33. 33. McKinley’s Success Factors <ul><li>Cleveland had bad rep for depression and losing silver </li></ul><ul><ul><li>McKinley promised to provide “full dinner pail” </li></ul></ul><ul><ul><li>Esp imp for famers </li></ul></ul><ul><li>Americans believed unl silver coinage would ruin country </li></ul><ul><li>He had a rep for moderation on labor issues and tolerated different ethnic groups </li></ul><ul><ul><li>Urban workers and immigrants ♥ McKinley </li></ul></ul><ul><li>While in office, the depression ended </li></ul><ul><ul><li>Gold found in Canada (1896), Alaska (1898), South Africa </li></ul></ul><ul><ul><li>1900: US adopted gold-based currency </li></ul></ul>
  34. 34. The Rise of Segregation <ul><li>Resistance and Repression </li></ul><ul><ul><li>African Americans want jobs in Southern towns & homesteads </li></ul></ul><ul><ul><li>1879: former slave, Benjamin “Pap” Singleton (70 yrs. Old) organized migration of thousands of African Americans from rural south to Kansas </li></ul></ul><ul><ul><ul><li>Known as “Exodusts” </li></ul></ul></ul><ul><ul><li>1886: Colored Farmers National Alliance </li></ul></ul><ul><ul><ul><li>1891: hoped poor blacks + whites team up to challenge Democratic Party’s power in South </li></ul></ul></ul>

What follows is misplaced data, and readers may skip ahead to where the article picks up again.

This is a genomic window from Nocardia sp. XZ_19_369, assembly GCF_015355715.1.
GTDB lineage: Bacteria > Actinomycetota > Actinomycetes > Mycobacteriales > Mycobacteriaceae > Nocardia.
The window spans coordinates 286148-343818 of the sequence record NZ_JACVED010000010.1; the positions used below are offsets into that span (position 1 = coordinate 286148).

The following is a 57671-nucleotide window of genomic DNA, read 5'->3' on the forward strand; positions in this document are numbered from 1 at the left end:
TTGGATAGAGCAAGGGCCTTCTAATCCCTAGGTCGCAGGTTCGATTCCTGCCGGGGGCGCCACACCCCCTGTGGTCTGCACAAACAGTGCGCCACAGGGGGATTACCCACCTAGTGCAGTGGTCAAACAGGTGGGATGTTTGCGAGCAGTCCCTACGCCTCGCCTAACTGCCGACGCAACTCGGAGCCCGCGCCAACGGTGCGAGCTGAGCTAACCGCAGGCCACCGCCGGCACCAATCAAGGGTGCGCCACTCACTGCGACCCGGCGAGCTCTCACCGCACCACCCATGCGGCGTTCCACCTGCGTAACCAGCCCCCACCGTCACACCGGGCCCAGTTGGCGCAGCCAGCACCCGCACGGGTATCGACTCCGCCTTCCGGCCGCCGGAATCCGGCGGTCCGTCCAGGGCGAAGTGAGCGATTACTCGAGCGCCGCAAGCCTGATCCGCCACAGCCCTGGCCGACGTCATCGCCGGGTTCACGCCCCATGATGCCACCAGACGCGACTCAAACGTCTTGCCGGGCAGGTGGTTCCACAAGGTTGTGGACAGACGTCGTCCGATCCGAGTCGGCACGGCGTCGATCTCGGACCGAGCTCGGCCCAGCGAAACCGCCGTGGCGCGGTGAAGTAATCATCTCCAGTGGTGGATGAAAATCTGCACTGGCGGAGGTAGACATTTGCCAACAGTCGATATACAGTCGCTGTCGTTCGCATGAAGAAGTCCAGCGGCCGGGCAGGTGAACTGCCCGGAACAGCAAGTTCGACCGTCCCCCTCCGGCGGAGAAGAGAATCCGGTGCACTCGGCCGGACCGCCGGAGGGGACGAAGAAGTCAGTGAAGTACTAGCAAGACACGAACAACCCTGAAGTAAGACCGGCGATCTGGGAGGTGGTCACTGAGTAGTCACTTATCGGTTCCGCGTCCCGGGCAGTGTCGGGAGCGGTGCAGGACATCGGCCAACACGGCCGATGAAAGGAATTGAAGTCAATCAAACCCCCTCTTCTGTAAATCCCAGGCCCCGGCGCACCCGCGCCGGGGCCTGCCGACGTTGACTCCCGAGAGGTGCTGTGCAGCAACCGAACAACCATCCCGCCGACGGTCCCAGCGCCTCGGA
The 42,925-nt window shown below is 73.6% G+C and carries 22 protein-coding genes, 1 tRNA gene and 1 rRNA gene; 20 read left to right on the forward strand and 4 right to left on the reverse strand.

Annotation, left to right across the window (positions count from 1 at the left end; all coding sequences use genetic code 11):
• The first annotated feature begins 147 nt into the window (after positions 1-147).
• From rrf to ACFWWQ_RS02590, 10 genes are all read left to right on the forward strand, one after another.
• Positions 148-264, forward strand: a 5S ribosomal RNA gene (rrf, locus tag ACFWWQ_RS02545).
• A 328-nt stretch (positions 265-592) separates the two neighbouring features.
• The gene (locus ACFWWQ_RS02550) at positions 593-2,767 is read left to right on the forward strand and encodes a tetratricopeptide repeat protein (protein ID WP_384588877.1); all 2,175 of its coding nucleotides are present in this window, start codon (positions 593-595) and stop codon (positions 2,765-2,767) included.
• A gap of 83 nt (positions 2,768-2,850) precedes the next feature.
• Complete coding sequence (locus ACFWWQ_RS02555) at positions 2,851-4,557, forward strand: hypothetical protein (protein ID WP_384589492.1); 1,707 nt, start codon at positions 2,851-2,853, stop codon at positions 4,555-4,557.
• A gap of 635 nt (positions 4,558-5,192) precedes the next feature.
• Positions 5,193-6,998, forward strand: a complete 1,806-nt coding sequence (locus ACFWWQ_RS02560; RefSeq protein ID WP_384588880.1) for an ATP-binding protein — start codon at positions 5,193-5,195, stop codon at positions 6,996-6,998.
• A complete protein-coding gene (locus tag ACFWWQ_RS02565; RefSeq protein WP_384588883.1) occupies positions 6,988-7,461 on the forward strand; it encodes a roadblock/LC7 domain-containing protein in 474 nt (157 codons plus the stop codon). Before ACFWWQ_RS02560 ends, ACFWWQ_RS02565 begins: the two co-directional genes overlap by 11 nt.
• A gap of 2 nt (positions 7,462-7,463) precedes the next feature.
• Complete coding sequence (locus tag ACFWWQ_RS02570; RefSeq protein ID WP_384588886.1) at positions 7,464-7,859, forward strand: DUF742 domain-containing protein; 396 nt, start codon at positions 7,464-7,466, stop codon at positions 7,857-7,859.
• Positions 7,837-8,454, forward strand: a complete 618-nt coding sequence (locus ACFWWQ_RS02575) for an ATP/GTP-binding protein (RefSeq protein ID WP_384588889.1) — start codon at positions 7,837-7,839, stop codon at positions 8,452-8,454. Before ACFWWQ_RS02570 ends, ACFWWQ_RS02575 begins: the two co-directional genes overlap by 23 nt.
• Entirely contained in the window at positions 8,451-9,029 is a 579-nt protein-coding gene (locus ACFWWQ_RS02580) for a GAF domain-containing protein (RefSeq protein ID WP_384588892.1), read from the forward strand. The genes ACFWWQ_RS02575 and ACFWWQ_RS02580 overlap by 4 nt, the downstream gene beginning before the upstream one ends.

35. 35. Disfranchising African Americans <ul><li>Democrats want to win back poor whites by using racism </li></ul><ul><li>1890: Mississippi required all citizens to… </li></ul><ul><ul><li>pay poll tax of $2 to vote (which African American’s can’t afford) </li></ul></ul><ul><ul><li>Literacy test (had to read/understand constitution) </li></ul></ul><ul><ul><li>Pass the grandfather clause </li></ul></ul>